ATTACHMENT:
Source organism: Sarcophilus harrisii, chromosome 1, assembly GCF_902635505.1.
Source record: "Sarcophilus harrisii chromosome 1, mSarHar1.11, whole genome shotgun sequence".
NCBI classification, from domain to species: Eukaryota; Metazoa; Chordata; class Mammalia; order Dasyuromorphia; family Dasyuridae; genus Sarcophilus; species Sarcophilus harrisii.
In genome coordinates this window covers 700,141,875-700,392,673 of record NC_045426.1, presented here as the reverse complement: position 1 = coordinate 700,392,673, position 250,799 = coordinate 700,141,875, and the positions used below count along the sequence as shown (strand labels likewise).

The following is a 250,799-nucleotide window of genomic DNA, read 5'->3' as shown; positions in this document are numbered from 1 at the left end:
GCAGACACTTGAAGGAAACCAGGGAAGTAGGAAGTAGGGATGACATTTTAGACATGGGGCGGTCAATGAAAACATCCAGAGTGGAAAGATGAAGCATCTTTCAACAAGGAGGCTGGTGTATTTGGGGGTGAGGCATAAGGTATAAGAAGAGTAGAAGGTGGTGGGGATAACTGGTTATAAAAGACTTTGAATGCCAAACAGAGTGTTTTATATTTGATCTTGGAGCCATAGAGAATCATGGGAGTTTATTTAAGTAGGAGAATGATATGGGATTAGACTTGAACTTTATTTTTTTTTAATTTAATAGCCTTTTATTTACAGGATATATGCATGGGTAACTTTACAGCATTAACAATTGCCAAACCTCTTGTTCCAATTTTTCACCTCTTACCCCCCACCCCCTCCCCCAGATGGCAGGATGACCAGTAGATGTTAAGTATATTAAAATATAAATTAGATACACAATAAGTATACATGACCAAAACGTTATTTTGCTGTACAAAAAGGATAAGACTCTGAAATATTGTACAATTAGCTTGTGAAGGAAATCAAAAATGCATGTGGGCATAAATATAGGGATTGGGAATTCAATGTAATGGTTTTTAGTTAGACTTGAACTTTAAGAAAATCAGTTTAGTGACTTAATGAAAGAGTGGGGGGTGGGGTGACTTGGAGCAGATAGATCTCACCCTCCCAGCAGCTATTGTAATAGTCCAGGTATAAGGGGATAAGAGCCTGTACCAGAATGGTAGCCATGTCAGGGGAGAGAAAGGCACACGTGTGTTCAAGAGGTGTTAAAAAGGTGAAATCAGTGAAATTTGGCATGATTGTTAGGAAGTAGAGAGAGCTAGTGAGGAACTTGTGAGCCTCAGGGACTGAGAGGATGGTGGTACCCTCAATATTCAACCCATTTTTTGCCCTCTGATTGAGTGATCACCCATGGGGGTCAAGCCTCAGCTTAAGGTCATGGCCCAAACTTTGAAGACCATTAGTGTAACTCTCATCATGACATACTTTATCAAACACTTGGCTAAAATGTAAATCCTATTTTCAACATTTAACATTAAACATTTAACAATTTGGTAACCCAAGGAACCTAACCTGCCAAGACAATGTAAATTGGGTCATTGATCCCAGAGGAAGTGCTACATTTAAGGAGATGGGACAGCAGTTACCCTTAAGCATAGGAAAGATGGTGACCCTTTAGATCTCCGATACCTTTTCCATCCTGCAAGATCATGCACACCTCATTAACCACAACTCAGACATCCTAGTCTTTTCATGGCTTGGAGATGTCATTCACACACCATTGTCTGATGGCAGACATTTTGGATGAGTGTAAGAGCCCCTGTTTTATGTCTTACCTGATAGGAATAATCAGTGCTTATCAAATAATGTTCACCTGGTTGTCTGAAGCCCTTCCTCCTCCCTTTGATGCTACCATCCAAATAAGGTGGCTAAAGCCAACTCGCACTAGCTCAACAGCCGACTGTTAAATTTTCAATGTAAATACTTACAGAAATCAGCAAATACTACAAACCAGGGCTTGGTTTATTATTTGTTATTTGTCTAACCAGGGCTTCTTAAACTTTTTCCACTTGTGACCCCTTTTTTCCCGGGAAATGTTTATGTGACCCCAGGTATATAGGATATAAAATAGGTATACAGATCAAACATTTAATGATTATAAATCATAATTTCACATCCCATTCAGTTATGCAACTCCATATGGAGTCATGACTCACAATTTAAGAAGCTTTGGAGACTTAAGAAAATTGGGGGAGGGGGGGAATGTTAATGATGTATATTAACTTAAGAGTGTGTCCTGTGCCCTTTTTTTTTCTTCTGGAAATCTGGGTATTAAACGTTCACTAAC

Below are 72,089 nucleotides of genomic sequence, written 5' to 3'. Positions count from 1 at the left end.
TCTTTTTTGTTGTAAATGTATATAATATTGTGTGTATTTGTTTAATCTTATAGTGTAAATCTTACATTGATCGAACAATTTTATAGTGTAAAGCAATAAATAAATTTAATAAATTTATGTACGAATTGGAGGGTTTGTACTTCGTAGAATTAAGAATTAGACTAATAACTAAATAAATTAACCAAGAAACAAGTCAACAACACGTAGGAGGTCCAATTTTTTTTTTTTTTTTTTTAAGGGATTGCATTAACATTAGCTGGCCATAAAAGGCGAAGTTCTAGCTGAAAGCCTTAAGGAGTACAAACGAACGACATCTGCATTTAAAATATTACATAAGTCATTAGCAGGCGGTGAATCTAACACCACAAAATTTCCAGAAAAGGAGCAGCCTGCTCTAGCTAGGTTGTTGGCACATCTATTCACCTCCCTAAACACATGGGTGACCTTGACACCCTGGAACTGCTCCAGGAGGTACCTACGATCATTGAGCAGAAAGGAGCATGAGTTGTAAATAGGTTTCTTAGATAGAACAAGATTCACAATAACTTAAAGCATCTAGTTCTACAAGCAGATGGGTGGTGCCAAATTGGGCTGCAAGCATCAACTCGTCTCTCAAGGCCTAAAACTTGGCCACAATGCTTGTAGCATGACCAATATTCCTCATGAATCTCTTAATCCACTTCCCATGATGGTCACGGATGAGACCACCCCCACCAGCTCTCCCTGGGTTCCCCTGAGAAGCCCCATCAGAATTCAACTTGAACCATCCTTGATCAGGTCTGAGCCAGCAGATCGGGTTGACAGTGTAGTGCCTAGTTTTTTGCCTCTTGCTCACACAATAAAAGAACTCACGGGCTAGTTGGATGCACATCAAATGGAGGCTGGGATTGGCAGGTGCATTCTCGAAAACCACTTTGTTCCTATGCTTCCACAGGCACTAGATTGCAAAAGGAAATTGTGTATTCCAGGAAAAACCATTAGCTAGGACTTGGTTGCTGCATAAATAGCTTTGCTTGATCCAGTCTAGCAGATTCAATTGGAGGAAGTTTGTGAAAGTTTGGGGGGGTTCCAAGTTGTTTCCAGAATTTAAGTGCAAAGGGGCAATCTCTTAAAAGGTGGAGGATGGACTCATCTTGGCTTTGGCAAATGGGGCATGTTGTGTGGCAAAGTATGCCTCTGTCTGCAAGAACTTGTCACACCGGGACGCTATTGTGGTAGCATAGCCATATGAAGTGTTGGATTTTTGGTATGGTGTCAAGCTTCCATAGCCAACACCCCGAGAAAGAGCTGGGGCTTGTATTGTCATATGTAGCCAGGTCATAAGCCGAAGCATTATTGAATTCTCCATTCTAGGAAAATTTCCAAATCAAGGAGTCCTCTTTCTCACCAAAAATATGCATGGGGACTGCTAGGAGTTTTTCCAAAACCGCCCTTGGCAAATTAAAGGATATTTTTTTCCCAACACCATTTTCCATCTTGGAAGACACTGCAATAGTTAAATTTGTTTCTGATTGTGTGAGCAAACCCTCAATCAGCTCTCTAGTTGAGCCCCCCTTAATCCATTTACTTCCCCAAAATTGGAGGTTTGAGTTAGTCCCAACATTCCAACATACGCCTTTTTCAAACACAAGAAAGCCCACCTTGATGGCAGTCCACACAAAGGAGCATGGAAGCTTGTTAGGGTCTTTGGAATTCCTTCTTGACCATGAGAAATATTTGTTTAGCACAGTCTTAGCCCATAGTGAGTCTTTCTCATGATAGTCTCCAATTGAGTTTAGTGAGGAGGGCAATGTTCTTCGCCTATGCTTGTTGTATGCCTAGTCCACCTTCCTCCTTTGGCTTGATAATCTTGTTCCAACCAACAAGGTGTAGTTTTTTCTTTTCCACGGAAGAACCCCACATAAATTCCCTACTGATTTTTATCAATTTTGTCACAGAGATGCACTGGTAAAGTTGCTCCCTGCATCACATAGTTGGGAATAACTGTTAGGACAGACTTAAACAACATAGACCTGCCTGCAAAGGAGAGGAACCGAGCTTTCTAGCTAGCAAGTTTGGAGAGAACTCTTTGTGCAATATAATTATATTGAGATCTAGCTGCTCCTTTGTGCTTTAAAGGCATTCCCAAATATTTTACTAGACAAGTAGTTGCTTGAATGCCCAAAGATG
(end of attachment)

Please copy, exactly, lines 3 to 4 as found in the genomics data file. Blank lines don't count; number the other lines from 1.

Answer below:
NCBI classification, from domain to species: Eukaryota; Metazoa; Chordata; class Mammalia; order Dasyuromorphia; family Dasyuridae; genus Sarcophilus; species Sarcophilus harrisii.
In genome coordinates this window covers 700,141,875-700,392,673 of record NC_045426.1, presented here as the reverse complement: position 1 = coordinate 700,392,673, position 250,799 = coordinate 700,141,875, and the positions used below count along the sequence as shown (strand labels likewise).